During the development of a site, me and the team decided to develop the site with my computer as a server, with me making my localhost available from outside. I have been using several settings to try protecting the site while in development, for example by adding password to XAMPP, phpMyAdmin, but recently one of the team members said to me that when he visited the site a day ago, some content on a .php page on the site (images and text sections) has been altered.

When I took a look at the site everything was like it was before, not a single character in the source code had been altered as far as I could tell. Also, the DB is intact and nothing else has happened since.

My question now is: what can I do to assure myself that the server has not been hacked into, and what can I do to secure myself from threats of this kind in the future?


It's very hard to be have assurance there is no malware present on your server. There are indicators of compromise, but considering you probably didn't log anything remotely and did not have controls in place to prevent unauthorized alteration, it's very hard to rely on your system.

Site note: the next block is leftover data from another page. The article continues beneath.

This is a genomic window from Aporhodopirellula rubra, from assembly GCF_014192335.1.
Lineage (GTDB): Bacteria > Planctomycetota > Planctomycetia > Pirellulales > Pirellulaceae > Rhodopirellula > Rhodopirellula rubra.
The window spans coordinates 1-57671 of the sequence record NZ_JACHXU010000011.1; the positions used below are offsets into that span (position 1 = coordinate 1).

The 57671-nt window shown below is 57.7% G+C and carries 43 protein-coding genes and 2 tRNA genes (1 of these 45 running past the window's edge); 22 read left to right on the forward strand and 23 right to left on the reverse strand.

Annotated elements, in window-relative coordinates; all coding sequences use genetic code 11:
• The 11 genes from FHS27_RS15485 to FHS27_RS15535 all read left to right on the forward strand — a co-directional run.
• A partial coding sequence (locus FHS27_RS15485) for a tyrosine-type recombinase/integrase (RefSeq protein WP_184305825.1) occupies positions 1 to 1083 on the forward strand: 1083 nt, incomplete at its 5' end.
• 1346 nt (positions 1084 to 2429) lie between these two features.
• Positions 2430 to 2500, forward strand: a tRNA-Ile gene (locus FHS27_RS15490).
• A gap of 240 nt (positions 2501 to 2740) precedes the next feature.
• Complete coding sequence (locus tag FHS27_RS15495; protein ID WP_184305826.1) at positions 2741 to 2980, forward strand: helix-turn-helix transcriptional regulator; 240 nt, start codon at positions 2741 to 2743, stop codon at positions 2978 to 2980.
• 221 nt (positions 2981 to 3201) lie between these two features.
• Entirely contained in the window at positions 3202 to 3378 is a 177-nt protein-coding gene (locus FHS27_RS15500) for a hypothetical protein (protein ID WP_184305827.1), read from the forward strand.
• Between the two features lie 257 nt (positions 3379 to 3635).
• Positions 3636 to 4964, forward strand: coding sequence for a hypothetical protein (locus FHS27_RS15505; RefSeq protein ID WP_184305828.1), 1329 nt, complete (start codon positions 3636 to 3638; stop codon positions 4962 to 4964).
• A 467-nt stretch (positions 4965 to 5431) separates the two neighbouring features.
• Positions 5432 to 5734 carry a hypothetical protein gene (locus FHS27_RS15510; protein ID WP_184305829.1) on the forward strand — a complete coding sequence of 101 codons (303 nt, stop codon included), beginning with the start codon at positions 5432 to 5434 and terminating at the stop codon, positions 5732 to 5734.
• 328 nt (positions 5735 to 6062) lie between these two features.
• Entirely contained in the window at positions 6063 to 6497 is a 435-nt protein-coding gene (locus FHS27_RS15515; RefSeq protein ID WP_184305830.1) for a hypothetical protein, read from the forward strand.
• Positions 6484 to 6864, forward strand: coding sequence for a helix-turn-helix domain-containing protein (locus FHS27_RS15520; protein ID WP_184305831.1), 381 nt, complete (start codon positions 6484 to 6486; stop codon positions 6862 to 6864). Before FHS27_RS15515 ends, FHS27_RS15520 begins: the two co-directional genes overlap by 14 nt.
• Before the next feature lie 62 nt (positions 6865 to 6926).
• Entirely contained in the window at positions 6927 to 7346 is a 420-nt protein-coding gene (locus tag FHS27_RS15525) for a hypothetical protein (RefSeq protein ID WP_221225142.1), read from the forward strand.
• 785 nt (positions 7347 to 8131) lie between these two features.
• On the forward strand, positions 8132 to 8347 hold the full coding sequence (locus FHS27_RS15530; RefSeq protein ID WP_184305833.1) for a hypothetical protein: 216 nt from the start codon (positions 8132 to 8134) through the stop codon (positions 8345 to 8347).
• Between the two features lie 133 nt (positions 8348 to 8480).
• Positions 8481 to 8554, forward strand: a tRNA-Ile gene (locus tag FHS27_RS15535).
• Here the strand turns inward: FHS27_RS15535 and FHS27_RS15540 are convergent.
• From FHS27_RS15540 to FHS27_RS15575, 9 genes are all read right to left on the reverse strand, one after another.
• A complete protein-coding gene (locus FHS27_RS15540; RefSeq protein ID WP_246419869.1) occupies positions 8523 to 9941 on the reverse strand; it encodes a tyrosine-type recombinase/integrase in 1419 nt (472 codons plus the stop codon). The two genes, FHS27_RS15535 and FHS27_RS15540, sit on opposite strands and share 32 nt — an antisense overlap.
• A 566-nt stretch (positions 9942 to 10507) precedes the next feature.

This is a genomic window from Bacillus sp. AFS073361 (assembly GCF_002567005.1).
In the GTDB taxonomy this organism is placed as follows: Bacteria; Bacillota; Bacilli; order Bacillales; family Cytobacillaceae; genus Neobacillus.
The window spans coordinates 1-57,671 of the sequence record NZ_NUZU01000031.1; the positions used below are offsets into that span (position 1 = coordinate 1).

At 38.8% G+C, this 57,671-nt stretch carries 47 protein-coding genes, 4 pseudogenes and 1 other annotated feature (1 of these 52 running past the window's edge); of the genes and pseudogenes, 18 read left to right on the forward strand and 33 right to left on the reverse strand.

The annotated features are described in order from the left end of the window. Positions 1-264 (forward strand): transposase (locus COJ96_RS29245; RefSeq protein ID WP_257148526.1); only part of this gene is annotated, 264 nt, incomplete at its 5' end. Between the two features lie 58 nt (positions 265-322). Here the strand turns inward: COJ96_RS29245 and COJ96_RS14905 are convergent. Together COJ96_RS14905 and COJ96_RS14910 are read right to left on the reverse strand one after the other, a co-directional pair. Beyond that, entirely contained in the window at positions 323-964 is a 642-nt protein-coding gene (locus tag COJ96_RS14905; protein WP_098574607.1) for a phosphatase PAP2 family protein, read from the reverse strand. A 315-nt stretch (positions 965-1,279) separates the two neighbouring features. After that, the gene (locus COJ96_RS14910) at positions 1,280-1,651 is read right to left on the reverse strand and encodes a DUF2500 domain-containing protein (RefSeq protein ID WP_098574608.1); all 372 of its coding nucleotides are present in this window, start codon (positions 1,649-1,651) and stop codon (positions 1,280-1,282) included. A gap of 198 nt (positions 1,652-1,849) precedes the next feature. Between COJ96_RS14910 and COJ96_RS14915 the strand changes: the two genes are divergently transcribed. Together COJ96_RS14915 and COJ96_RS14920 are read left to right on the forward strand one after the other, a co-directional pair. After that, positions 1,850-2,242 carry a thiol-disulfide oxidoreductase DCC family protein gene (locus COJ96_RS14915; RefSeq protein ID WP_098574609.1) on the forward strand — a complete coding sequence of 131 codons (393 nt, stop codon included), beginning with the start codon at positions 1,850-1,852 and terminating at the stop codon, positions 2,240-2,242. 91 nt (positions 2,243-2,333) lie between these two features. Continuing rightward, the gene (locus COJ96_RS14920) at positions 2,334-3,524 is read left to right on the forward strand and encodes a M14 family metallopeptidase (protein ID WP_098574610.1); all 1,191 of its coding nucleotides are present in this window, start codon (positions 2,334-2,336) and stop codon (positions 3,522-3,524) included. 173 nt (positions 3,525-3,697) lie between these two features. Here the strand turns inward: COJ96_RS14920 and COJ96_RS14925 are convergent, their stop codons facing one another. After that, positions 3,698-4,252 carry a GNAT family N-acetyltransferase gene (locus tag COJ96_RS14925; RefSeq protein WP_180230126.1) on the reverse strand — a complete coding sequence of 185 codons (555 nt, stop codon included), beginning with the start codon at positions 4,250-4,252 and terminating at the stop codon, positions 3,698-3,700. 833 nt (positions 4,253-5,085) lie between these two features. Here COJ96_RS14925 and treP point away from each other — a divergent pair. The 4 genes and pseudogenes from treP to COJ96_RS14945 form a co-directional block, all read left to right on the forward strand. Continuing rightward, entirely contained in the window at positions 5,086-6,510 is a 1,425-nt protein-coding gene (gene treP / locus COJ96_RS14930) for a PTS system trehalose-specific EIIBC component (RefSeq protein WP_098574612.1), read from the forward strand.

Some recommendations (from the perspective that you are on a very limited budget):

  • Use external version control like git (keep it seperate from your test server)
  • Don't host your development environment on the internet, there's no reason to expose it to the internet, use VPN or SSH tunneling to access the server
  • Log all access remotely, log file alterations on the file systems where you believe you are hosting critical data
  • Use HIDS to detect violations
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  • Thank you for your answer.But if I configure XAMPP and other components correctly, is it safe to host from it in production mode? Or are there better alternatives? – user3026192 Apr 9 '15 at 14:02
  • Is there any changes between the OSs? I mean, would having the server on Ubuntu or similar be safer than on Windows? – user3026192 Apr 9 '15 at 14:21
  • XAMPP isn't known for its reliability, or for having the latest secure/safe versions of packages. A vagrant VM you can ssh into and run the relevant package update command on would be safer and closer to the production environment – Tom J Nowell Apr 9 '15 at 15:11
  • Xampp is not meant for production use – Lucas Kauffman Apr 9 '15 at 15:27

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